“It can’t have been easy for you as a teenager to take a stand that made you despised by the whole community,” I said. “Where did your courage come from?”

“The missionary gave me some books about other Christians who had suffered for their faith. My favorite was about five young men who willingly risked their lives to take God’s good news to stone age Indians in the jungles of South America.” His eyes widened, “I’ve lived all my life in the desert. How frightening the jungle must be! The book said these men let themselves be speared to death, even though they had guns and could have killed their attackers!”

The missionary said, “I remember the story. As a matter of fact, one of those men had your last name.”

“Yes,” I said quietly, “the pilot was my father.”

“Your father?” he cried. “The story is true!”

“Yes,” I said, “it’s true.”

When they accompanied me back to the airfield that night, we found that the doctors weren’t able to leave Timbuktu after all, and there was room for me on the UNICEF plane.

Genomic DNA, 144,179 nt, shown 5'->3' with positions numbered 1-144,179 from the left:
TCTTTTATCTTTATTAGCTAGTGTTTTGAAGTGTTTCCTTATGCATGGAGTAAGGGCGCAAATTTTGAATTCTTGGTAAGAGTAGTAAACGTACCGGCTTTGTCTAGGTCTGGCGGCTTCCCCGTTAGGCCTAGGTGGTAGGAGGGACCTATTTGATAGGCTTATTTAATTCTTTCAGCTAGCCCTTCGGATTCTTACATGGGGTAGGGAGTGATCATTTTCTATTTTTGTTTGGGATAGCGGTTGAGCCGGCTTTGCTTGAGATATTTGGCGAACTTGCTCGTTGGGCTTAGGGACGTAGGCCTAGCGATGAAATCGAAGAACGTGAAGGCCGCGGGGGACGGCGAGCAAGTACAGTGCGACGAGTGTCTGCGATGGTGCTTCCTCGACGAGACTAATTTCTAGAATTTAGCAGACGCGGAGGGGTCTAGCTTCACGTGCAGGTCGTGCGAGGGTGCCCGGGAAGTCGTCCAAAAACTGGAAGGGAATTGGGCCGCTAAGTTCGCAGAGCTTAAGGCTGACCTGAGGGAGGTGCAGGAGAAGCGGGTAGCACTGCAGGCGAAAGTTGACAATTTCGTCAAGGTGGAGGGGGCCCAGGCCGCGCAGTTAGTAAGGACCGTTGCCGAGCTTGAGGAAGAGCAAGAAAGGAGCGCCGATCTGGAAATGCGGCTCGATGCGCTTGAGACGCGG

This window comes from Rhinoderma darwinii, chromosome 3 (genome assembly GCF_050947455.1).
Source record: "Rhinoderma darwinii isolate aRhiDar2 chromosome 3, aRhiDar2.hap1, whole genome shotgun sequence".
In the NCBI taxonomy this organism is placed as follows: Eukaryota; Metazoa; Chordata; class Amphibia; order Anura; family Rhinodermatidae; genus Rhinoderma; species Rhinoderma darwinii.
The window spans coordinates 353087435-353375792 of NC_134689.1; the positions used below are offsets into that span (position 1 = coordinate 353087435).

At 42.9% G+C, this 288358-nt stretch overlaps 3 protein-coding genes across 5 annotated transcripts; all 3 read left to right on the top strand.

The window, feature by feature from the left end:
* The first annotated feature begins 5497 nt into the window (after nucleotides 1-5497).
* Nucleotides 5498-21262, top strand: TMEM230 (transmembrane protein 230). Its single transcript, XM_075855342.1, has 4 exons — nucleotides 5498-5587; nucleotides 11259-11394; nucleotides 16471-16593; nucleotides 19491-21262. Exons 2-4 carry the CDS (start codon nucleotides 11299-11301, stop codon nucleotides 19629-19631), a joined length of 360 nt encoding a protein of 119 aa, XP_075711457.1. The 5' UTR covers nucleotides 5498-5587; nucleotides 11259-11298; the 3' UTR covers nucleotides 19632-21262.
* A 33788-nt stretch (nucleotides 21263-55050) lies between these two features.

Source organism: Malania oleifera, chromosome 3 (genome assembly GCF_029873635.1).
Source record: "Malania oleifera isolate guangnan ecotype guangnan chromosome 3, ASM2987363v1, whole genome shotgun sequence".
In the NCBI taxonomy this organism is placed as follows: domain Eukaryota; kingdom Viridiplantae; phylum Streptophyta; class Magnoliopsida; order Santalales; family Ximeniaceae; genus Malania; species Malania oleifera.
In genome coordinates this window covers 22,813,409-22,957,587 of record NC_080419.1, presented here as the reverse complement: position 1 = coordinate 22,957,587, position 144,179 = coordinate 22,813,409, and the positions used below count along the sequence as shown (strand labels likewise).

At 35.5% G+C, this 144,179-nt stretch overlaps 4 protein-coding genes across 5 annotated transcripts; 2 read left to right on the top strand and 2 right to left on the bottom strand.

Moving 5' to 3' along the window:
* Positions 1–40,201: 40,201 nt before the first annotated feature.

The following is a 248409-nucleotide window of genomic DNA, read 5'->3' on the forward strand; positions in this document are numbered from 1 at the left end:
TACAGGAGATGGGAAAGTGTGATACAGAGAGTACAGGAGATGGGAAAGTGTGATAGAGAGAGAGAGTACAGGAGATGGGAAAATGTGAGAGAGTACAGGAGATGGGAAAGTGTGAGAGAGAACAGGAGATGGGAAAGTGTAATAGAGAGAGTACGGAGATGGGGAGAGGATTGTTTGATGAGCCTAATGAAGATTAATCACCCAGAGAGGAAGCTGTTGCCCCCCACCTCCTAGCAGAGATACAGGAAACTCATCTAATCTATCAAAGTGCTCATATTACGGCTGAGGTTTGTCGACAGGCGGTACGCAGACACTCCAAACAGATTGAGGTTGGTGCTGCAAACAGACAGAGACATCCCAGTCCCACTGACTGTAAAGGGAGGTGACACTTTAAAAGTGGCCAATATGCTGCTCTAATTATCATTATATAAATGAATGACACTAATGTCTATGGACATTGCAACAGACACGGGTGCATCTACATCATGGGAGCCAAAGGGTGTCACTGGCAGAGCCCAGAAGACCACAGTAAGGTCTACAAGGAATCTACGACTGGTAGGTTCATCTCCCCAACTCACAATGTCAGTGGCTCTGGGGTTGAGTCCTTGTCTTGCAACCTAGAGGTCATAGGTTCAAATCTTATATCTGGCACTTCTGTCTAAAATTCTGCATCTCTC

As we hugged each other, it seemed incredible that God loved us so much that He’d arranged for us to meet “at the ends of the earth.” Nouh and I had gifts for each other that no one else could give. I gave him the assurance that the story that had given him courage was true. He gave me the assurance that God had used Dad’s death for good. Dad, by dying, had helped give Nouh a faith worth dying for. And Nouh, in return had helped give Dad’s faith back to me.

As I read this story above, I thought of the many times in my own life where I didn’t understand why certain things had to happen to me, but I knew that in the end God would make all things work together for my benefit and the benefit of others. There are plenty of times when I don’t understand what is happening to me, or why, but I rest in the fact that He knows and that He can use my suffering and hardships if I stay the course, submitting to His will.

(To the Ends of the Earth by Steve Saint This article originally appeared in Guideposts, January 1991 and was condensed for this book)